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Dad's Role (Part 2)


What about bottles?


Feeding an infant is a really cool thing to do. You might be thinking, "Boy I wish I could give her a bottle so I could feel more part of what is going on."

It's a good idea to be careful about bottles in the early weeks.
Bottles and breasts require a different kinds of sucking. Babies can sometimes do both, but there are some babies whose breastfeeding ability gets messed up if they start having bottles before breastfeeding is well established.

The other problem with giving bottles to newborns is that each time the baby has a bottle, the mother's breasts lose an opportunity to get the stimulation they need - from the baby's sucking - to help their breasts make milk. That can make it harder for the mother to establish a good milk supply.

Bottom line: It's best to wait at least six weeks before giving a breastfed baby a bottle.

If a baby does get a bottle in the early weeks, for whatever reason, it would be better if it were pumped breastmilk rather than formula. It would also be a good idea for Mom to pump breastmilk (she will probably have heard about breast pumps). That will help her keep up her milk supply. Breastmilk keeps very well in the freezer, by the way.

But there's no need to rush into giving the baby bottles. Believe us, you'll have lot of chances to feed your child eventually.


What if my partner can't breastfeed?


Sometimes moms run into breastfeeding problems they can't solve and they have to give up as a result. There are a few things you need to understand about this.

The loss of breastfeeding can be very emotional. Most mothers really want to breastfeed and some say they feel pressure to do it. So when a mom has to give up it can be devastating. She feels like her body failed at doing something it's supposed to be able to do. She feels like she's missing out on an important experience. Some mothers say they feel guilty, or they feel that people are judging them for giving their baby formula.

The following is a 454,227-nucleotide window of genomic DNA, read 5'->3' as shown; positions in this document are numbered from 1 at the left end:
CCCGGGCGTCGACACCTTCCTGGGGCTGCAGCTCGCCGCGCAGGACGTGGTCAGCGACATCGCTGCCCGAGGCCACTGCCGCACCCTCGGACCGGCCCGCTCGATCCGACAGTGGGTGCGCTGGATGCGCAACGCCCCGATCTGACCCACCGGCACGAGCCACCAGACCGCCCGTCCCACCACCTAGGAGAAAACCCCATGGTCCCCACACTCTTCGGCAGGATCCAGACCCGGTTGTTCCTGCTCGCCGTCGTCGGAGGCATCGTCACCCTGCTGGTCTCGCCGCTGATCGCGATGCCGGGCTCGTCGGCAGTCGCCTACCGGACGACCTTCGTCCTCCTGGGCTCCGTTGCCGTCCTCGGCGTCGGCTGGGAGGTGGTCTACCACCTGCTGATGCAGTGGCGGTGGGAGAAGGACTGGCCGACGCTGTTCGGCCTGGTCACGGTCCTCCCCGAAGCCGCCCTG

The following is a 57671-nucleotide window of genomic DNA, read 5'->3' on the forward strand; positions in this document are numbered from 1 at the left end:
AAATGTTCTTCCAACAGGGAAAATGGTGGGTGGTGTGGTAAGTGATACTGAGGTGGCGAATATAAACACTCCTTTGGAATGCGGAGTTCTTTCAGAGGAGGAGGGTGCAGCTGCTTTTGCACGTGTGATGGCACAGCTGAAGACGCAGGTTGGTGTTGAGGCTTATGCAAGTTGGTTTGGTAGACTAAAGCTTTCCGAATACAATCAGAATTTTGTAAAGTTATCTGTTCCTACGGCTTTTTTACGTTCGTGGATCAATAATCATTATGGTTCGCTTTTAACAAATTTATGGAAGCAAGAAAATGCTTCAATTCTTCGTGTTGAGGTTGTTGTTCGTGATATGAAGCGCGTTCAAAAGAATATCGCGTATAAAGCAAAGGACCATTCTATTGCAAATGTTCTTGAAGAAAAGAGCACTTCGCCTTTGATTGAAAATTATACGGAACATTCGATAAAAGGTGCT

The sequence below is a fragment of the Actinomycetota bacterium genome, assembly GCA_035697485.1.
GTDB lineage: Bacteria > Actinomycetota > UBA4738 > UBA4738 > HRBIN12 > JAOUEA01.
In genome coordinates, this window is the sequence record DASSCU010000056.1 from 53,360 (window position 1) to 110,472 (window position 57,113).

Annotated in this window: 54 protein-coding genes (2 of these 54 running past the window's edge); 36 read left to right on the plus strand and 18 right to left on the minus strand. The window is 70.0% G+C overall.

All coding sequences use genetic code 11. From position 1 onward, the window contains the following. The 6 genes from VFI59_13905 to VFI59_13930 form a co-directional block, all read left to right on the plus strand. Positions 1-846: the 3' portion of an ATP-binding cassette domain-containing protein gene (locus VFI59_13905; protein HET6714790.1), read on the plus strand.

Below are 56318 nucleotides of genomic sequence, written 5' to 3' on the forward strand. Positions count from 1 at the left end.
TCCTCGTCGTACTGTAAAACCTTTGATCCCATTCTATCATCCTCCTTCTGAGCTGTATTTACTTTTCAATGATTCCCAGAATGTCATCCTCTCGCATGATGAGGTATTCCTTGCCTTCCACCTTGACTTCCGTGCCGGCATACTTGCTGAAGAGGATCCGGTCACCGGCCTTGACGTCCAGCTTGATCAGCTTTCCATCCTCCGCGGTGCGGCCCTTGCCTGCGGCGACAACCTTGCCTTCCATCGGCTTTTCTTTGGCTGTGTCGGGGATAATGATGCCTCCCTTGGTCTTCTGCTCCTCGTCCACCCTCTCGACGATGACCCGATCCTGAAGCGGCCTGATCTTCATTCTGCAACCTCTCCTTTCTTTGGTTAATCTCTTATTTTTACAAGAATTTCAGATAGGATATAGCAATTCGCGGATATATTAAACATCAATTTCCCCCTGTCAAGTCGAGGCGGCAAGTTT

What can you do about it?


Well, you can't fix it, but just be as supportive as you can.

Keep in mind that many mothers already feel pressure about breastfeeding. They don't need more pressure from their partners. What she needs from you is your support regardless of how things turn out.

Don't tell her it doesn't matter. It may matter a great deal to her. Some mothers need time to almost grieve the loss of breastfeeding.

Let her know, in all sorts of little ways, what a good mother she is and how much your baby loves her and how much you love her and how much you admire everything she has done.

She'll be OK. It may take a little time. But don't try and "make" her get over it faster.

There is one more way you can help. Help her learn about formula. Some mothers are so sure they are going to breastfeed that they learn all about breastfeeding and not about formula. So, when a mother unexpectedly switches to formula, suddenly she doesn't know anything about how to feed her baby. So help her figure it out. Get online, call the doctor, call the health unit and help your partner find the information she needs.
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